It is therefore important to get vaccinated against HPV if within the correct age category, and also undergo routine pap smears, which will detect changes early before they progress into cancer, thereby saving lives.

Real experiences

Mrs. G was nervous and filled with questions on contraception as a newly-married young woman. She wanted to delay having a child and did not want to make a medical decision without consulting a healthcare professional and understanding all the options available to her.

Hence, she decided to sort contraceptive counselling from a consultant gynaecologist. After the consultation, she felt her anxiety and stress ease as her doctor took time to answer all her questions, and also used diagrams to simply explain medical information.

She elaborated the importance of seeking advice from the correct source: “I am someone who religiously believes in healthcare. Google is not always the best place to find solutions, especially when it comes to your health. I would also advise anyone to try out a few doctors to find out who they feel most comfortable with.”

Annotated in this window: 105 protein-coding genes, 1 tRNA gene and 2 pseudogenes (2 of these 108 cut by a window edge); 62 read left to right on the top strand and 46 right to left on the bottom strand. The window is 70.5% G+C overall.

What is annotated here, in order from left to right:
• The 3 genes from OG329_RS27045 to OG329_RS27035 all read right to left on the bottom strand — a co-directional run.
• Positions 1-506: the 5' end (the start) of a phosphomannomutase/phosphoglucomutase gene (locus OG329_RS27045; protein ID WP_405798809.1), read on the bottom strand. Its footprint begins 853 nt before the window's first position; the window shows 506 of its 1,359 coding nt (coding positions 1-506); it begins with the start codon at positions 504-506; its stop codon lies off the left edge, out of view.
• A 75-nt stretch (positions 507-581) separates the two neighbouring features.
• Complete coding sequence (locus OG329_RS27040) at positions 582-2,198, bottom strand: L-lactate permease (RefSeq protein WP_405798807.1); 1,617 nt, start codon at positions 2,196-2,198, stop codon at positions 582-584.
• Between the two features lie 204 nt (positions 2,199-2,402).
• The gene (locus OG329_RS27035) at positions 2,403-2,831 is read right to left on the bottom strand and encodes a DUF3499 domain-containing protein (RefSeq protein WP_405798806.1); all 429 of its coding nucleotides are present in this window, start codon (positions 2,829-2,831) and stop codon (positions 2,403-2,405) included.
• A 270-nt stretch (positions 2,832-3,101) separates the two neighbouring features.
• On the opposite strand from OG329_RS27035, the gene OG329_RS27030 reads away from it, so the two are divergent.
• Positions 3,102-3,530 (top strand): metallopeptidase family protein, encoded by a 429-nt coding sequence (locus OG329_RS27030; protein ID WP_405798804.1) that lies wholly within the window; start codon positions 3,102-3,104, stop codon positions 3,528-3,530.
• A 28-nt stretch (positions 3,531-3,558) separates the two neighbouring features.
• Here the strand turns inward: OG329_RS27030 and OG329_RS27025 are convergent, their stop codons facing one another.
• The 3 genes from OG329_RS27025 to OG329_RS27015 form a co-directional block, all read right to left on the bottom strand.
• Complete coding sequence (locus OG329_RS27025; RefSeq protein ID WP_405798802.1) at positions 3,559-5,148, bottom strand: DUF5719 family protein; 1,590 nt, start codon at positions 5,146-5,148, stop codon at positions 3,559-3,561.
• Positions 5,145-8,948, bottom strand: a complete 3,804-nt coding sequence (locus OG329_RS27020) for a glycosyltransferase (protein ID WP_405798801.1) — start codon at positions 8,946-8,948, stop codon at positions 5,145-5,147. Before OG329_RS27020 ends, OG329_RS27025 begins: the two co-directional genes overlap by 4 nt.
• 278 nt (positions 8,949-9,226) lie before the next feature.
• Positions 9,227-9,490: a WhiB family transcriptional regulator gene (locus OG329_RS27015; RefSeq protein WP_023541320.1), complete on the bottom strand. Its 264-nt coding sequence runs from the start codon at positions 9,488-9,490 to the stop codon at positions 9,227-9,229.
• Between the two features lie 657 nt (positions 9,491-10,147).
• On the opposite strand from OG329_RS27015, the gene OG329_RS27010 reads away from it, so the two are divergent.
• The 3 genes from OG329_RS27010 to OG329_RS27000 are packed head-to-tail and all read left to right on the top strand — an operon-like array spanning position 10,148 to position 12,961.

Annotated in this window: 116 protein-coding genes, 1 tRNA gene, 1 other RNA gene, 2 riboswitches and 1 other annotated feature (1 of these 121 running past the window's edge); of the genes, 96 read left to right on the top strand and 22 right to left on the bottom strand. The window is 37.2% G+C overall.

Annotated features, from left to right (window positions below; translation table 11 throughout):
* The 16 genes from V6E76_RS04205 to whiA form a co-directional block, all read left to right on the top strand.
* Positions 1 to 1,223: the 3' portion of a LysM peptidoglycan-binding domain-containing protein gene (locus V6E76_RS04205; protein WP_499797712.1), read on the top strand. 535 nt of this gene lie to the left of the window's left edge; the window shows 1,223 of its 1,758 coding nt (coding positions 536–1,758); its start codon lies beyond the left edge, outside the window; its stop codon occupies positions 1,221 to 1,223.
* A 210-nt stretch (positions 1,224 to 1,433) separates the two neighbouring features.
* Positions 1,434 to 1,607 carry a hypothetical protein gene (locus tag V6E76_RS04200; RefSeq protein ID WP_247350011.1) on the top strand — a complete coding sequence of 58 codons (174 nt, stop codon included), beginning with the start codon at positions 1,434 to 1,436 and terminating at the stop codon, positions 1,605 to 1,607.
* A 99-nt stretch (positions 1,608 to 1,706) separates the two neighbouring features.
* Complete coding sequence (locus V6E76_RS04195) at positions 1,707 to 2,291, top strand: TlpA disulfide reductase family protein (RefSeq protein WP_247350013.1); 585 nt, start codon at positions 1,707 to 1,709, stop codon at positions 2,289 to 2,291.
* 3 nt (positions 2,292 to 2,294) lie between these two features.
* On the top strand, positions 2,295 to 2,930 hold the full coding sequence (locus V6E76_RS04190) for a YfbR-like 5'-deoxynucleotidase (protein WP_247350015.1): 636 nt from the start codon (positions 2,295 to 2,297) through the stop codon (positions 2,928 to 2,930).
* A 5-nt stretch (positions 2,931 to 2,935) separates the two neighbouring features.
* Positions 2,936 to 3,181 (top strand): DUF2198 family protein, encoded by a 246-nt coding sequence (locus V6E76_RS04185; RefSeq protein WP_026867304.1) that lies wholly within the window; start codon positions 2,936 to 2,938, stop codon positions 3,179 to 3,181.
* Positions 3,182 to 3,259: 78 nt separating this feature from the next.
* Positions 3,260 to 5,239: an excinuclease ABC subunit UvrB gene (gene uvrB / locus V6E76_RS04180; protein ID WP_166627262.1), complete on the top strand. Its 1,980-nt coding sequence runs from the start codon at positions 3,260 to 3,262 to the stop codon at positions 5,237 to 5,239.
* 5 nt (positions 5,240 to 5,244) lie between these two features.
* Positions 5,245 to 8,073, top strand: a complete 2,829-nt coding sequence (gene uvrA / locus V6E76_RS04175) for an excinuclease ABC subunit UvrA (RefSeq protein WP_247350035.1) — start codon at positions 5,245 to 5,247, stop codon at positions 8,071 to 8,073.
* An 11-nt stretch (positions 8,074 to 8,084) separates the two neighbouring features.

Ms. F had an extremely itchy rash in her genital region and was embarrassed to seek a medical opinion due to fear of judgement from the doctor. She finally plucked up the courage to consult a doctor once her symptoms became very severe.

Her doctor was not only empathetic and kind, but treated the condition and proactively offered her a pap smear. She felt relieved after the consultation, and further elaborated: “Doctors are there to give us advice! Don’t be shy. However much you google and try to self-treat, you need medical advice!”

Taking the first step

Whilst seeking help on sexual health matters, and openly expressing yourself to a medical doctor may seem like a daunting task, there are many ways to make the first move.

  • At the Arka Initiative, a grassroot organisation tackling SHRH issues amongst Sri Lankans, queries on SHRH issues are always welcome. Questions can be sent via the Arka social media platforms on Instagram and Facebook, and a medical doctor from the Arka team will revert. If you need to find a consultant gynaecologist, the Arka Initiative also has a compilation of crowdsourced consultant obstetrician/gynaecologist recommendations
  • The Family Planning Association of Sri Lanka (FPA) clinic is also a great place for sexual health consultations at a subsidised/free rate – from contraception to sexually transmitted diseases to counselling, the FPA offers non-judgemental and non-discriminatory services. Walk-ins are welcome, but it is recommended to make an appointment by calling the clinic
  • The NSACP offers free non-judgemental sexual health services and have a phone application ( where you can assess your HIV risk and even book an appointment for testing.

So, make a move and make your health a priority!